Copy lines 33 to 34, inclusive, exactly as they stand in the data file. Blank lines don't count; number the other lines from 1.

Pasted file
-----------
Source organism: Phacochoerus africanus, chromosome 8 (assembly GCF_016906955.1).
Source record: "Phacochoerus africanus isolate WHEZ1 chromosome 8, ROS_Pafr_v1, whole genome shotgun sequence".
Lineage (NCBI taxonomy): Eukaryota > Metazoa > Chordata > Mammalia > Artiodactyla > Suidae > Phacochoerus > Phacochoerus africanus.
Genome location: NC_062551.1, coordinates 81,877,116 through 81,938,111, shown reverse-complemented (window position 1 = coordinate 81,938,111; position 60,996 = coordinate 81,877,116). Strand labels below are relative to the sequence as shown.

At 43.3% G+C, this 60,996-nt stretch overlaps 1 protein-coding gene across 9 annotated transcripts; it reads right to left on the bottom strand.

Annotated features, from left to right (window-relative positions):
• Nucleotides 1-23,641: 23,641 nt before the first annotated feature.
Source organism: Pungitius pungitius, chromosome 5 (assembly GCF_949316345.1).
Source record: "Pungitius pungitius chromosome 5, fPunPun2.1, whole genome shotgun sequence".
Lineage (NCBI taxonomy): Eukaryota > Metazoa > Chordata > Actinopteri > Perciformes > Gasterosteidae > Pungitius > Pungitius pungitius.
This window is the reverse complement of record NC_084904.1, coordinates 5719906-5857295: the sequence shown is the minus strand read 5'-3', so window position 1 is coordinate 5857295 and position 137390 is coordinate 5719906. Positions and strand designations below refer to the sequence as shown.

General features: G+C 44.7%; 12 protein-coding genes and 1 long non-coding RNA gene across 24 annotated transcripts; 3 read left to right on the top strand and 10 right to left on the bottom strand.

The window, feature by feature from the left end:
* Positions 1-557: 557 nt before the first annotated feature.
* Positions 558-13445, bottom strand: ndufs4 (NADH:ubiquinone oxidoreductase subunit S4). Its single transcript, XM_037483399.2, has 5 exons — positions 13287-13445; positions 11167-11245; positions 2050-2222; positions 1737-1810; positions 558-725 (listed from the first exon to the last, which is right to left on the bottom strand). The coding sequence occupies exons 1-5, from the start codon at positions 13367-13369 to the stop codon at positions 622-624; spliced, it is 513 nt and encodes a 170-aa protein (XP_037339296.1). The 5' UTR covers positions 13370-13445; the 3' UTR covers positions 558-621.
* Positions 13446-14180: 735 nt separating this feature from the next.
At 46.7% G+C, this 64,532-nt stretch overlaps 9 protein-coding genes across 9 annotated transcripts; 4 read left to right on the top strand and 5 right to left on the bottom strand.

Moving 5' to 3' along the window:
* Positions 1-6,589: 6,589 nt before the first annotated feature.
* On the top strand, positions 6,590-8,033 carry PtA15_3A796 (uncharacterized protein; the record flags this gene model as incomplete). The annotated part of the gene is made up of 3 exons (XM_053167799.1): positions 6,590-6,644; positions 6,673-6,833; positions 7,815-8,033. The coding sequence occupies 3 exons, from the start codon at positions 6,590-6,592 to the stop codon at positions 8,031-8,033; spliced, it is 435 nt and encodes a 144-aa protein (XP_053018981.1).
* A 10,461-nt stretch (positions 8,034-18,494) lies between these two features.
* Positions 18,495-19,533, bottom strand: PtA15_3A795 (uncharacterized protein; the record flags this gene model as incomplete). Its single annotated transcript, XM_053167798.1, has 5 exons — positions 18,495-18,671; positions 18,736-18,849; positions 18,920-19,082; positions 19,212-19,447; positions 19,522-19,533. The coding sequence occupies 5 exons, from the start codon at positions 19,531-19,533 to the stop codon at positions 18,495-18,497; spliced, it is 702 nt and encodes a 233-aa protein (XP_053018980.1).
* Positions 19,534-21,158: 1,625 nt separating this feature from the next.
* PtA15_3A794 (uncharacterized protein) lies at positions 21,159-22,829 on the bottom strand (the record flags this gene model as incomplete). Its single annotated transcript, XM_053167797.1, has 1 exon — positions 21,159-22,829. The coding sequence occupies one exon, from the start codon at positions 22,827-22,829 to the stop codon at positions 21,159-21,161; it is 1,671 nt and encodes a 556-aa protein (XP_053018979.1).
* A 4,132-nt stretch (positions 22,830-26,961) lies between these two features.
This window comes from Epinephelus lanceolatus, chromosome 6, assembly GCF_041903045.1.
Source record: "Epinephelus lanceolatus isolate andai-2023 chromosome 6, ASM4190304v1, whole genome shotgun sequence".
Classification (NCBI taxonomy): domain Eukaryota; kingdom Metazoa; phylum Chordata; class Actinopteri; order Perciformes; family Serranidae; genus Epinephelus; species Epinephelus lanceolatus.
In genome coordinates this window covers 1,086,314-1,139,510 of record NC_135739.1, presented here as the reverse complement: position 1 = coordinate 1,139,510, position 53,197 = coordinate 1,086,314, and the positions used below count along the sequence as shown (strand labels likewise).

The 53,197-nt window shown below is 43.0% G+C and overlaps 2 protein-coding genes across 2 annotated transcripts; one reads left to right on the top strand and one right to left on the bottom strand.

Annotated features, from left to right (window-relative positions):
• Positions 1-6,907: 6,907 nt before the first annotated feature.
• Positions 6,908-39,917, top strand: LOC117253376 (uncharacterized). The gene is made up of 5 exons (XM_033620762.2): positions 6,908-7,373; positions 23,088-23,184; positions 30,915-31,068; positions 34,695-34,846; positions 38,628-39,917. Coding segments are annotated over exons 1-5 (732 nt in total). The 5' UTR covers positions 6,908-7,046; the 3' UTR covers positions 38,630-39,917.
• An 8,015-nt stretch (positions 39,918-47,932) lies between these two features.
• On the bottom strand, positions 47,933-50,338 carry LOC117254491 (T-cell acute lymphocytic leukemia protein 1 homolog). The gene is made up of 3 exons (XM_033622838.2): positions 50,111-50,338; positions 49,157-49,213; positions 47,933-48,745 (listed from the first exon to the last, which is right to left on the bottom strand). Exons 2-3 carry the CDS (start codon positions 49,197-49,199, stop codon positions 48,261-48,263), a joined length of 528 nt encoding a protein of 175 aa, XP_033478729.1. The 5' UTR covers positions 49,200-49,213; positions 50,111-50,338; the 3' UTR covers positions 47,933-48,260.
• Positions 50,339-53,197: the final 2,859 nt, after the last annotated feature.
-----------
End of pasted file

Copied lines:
• Positions 6,908-39,917, top strand: LOC117253376 (uncharacterized). The gene is made up of 5 exons (XM_033620762.2): positions 6,908-7,373; positions 23,088-23,184; positions 30,915-31,068; positions 34,695-34,846; positions 38,628-39,917. Coding segments are annotated over exons 1-5 (732 nt in total). The 5' UTR covers positions 6,908-7,046; the 3' UTR covers positions 38,630-39,917.
• An 8,015-nt stretch (positions 39,918-47,932) lies between these two features.